Complex regional pain syndrome is a chronic progressive disease of unknown etiology characterized by pain, swelling and skin changes. If nonoperative modalities fail, a surgical sympathectomy of the affected limb is indicated.
The first line of treatment is physical therapy including intermittent splinting, elevation and massage, contrast baths, and transcutaneous electrical nerve stimulation. Aggressive passive range-of-motion exercises should be avoided. If nonoperative modalites fail and symptoms remain severe, a surgical sympathectomy of the affected limb is indicated. Keys to successful treatment include early clinical suspicion and treatment. Late CRPS is highly refractory to treatment and often results in permanent disability.
Two forms of Complex regional pain syndrome exist: 1) Reflex sympathetic dystrophy - which does not demonstrate nerve lesions, and 2) Causalgia - which is associated with damage to peripheral nerves. Diagnostic criteria include:
Major criteria: intense and prolonged pain, swelling, stiffness, and discoloration (vasomotor disturbances).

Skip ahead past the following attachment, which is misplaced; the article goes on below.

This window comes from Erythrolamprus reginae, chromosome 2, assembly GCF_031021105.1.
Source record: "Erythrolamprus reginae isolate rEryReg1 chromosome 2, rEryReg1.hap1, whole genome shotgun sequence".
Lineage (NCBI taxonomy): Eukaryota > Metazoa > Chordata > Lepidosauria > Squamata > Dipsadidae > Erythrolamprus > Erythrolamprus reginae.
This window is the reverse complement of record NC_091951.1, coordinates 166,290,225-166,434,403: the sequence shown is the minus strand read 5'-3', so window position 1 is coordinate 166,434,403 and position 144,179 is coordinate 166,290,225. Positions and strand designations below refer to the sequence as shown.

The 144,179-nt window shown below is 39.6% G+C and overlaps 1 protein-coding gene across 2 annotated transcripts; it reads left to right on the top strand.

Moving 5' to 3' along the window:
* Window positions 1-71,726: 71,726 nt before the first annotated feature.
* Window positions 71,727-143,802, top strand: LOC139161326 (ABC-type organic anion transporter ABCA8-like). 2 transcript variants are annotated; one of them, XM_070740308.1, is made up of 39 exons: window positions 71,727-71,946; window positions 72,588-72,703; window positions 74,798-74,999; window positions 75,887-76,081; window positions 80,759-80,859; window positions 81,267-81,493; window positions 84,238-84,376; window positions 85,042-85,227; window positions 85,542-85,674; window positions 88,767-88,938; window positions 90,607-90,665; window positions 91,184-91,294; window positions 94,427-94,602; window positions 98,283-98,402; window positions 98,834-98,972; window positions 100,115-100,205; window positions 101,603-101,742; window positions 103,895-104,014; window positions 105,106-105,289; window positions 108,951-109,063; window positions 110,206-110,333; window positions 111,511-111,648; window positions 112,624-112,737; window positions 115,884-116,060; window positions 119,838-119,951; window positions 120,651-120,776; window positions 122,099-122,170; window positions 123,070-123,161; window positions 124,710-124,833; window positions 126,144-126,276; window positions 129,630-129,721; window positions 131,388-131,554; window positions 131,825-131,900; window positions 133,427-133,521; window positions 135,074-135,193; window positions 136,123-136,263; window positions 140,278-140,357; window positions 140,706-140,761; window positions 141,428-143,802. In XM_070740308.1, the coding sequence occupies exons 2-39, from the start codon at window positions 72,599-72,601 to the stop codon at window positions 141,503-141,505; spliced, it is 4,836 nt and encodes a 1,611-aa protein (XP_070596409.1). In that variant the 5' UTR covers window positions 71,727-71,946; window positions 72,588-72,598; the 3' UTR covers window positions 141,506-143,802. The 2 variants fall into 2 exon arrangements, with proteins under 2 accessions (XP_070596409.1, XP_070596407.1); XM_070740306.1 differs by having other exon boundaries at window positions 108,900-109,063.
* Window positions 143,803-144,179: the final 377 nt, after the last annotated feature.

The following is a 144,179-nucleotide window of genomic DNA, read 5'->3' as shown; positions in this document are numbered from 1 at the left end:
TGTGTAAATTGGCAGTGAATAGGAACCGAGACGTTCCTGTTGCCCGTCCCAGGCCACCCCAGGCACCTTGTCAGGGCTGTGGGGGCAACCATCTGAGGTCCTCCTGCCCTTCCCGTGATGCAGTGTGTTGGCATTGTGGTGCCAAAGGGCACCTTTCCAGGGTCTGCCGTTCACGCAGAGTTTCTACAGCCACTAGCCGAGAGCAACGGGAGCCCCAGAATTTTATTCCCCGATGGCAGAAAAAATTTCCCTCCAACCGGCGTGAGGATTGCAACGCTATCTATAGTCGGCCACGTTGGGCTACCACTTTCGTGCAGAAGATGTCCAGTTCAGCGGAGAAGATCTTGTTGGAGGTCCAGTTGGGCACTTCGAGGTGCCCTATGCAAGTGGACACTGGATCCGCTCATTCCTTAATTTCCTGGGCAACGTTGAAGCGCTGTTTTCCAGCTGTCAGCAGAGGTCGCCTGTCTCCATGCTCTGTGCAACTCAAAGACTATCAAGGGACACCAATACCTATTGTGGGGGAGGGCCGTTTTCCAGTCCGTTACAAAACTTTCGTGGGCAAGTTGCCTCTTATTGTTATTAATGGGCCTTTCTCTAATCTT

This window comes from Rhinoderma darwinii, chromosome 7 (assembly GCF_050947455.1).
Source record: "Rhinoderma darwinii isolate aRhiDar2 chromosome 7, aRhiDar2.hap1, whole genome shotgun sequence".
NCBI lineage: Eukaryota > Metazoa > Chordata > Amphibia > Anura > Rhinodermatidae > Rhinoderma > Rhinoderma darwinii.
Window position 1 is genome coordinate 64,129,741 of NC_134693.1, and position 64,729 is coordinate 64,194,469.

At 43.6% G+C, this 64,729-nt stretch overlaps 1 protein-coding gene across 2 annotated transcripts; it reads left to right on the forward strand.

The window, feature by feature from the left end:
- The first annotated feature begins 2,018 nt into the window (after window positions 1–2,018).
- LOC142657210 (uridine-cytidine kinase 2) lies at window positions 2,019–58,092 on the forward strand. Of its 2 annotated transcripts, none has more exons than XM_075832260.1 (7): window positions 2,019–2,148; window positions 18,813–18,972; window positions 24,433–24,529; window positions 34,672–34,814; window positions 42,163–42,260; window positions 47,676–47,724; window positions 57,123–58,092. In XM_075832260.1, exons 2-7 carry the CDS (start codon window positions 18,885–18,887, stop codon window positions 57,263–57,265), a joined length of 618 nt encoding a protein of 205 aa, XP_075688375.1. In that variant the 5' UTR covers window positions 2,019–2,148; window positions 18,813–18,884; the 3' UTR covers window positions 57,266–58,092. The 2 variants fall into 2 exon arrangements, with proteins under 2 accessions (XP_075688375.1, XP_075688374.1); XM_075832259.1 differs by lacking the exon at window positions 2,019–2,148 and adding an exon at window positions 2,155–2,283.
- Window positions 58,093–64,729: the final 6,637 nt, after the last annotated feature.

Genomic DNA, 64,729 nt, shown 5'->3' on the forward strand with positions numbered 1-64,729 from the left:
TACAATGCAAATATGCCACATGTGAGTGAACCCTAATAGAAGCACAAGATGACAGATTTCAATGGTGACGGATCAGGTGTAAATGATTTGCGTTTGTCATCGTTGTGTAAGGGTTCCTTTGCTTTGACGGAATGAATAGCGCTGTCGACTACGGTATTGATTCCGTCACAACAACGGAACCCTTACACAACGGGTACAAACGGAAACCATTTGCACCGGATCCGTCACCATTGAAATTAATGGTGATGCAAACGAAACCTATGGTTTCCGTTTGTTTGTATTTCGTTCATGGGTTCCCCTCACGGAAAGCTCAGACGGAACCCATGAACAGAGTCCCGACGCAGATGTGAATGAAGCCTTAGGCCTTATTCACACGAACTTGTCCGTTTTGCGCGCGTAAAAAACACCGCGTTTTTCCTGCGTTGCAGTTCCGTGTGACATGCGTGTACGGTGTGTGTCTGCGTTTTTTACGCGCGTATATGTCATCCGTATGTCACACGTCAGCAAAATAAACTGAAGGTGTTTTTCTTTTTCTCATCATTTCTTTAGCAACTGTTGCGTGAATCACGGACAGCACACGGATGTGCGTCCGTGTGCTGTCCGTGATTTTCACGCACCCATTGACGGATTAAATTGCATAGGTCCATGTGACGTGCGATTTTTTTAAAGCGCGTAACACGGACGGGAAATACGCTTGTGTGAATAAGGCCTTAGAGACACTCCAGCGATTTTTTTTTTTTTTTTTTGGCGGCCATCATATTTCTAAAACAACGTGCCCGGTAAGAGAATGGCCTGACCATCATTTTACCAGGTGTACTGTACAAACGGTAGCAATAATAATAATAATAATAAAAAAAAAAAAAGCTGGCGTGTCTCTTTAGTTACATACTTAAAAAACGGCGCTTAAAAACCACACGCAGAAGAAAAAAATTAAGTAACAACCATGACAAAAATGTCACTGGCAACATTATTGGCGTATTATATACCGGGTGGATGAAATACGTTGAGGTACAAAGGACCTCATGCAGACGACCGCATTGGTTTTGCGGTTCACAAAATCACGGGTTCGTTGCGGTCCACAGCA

Minor criteria: trophic changes, osseous demineralization, temperature changes, and palmar fibromatosis.
Tran et al present their systemic review of 41 RCTs of the research regarding treatment of CRPS. Their data suggest that only bisphosphonates offer clear medicinal benefits in the treatment of CRPS. Evidence regarding a beneficial effect of lumbar sympathetic blocks, gabapentin, and physical therapy is lacking. As such, these authors advocate for further study thru well-designed RCTs to better evaluate appropriate and effective treatment strategies.
Trumble TE (ed): Hand Surgery Update 3: Hand, Elbow, & Shoulder. American Society for Surgery of the Hand, Rosemont, IL. 2003, pp 335-351
Tran de QH, Duong S, Bertini P, Finlayson RJ. Treatment of complex regional pain syndrome: a review of the evidence. Can J Anaesth. 2010 Feb;57(2):149-66.
PMID:20054678 (Link to Abstract)